• Description: collection and preservation of artifacts the library collects
    • Requires: book keeping and preservation skills
    • Education: master's degree or doctorate depending on specific position
    • Description: running a large library system, teaching classes, fund raising.  LOTS of fund raising.
    • Requires: years of library experience
    • Education: doctorate in library science at least
    I'm sure you noticed that a great deal of the positions require advanced degrees in Library Science. This is changing. Many people with technical skills and degrees in technology based programs (such as computer and information science) are making their way into the library. In recent ALA and other library conferences it has been noted that as computers take the place of paper, an MLS will no longer be required to become a librarian. This is reflected in many universities where the Deans of the Libraries, while having the work experience, are becoming far more diverse in educational background.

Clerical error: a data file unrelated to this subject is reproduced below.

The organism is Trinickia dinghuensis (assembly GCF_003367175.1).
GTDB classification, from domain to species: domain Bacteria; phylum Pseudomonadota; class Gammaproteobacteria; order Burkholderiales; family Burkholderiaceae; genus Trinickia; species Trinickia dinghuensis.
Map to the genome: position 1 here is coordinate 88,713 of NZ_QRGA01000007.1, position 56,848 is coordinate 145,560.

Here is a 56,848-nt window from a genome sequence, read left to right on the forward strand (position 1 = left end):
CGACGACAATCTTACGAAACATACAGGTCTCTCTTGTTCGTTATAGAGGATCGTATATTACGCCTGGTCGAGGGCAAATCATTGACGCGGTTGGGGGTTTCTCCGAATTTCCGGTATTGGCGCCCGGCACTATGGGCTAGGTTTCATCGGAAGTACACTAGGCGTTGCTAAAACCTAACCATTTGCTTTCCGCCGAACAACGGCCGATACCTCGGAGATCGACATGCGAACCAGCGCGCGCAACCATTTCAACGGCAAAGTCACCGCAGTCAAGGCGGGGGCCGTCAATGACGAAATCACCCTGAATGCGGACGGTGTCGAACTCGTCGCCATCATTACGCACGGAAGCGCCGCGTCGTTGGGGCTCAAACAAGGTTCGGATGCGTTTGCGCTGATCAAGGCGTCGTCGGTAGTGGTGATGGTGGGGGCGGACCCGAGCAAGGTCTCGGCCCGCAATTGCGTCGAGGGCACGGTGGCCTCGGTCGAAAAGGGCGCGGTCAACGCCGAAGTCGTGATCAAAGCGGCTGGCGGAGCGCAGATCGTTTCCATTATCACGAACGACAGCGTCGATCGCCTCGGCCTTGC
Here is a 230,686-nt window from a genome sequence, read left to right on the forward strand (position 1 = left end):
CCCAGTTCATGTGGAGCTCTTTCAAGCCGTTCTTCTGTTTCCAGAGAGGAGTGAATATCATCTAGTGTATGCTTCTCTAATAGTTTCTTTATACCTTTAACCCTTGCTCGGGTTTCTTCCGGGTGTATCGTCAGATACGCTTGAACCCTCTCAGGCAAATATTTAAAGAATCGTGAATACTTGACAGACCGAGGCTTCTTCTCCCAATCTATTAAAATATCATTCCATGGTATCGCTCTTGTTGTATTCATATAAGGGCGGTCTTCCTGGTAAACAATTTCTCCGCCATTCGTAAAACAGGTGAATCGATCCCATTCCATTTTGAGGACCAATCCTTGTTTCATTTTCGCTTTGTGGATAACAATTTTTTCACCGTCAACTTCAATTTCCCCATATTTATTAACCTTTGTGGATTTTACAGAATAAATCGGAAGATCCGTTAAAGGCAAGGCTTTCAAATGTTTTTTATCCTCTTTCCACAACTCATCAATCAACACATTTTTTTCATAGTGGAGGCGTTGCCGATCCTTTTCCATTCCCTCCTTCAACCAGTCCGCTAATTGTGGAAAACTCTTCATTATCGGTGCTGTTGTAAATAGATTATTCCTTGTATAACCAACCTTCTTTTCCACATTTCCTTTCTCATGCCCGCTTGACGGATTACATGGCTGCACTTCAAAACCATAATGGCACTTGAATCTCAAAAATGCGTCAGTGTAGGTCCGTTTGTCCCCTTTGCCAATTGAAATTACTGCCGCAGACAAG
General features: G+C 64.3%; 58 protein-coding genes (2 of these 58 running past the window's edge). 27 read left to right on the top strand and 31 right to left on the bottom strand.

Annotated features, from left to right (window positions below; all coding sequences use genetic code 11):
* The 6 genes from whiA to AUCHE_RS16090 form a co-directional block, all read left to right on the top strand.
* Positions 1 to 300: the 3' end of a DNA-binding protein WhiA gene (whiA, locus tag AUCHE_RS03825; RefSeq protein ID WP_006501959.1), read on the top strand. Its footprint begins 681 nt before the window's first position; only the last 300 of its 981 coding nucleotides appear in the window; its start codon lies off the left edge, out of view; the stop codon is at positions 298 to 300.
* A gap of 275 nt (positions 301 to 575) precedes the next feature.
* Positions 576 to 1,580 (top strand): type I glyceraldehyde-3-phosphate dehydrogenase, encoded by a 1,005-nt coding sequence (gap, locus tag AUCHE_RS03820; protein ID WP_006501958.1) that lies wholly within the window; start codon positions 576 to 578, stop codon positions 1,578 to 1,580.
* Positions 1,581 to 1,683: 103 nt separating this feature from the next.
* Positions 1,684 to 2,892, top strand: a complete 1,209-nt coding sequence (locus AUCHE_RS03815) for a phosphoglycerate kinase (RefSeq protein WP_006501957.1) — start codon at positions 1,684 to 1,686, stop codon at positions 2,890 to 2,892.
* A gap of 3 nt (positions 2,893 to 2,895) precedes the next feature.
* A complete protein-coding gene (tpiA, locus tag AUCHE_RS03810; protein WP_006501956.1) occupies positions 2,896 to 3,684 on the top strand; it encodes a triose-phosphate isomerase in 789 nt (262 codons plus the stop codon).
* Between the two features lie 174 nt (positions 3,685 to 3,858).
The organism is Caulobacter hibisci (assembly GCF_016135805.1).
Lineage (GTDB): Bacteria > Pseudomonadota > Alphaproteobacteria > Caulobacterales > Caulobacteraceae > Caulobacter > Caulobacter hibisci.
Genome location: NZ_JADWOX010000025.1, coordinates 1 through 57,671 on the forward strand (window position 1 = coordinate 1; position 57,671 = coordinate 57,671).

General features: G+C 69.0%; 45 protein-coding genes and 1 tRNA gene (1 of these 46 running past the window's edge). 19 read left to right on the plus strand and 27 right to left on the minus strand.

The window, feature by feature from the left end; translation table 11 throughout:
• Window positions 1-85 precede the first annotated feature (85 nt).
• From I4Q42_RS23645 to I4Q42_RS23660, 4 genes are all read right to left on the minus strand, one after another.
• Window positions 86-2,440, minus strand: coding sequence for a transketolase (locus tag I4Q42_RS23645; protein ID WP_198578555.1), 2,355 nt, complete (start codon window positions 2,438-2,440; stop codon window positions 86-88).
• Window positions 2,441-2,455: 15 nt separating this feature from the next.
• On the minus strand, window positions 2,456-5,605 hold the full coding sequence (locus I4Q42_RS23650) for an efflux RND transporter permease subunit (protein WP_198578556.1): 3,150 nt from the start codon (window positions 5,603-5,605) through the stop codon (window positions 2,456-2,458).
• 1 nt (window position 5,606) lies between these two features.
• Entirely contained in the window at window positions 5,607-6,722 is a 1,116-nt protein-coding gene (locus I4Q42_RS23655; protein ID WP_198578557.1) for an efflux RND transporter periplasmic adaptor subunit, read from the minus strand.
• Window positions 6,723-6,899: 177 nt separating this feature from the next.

Card on the War

    I don't normally listen to my favorite authors (or actors or musicians) speak out about politics, and for good reason. It's often not their particular forte, hence they are writers.

    Orson Scott Card, on the other hand, will get my attention and make me think twice about anything. Here's his article for The Ornery American on the Crisis of the Islamo-Fascist War.


    Over Population Myth

    I hear this so often that it makes me want to pull my hair out.

    Room for More: Population is Declining

    So many morons have us convinced that the Earth will die under the weight of humanity.

    The truth is, there isn't enough of us to support our ageing population. The real horror, isn't an overpopulated Earth. It is millions of people whose lives have been extended by modern medicine without descendants to help care for them, or even keep them company in their old age. The bulk of Baby Boomers and most of Generation X will grow old without family.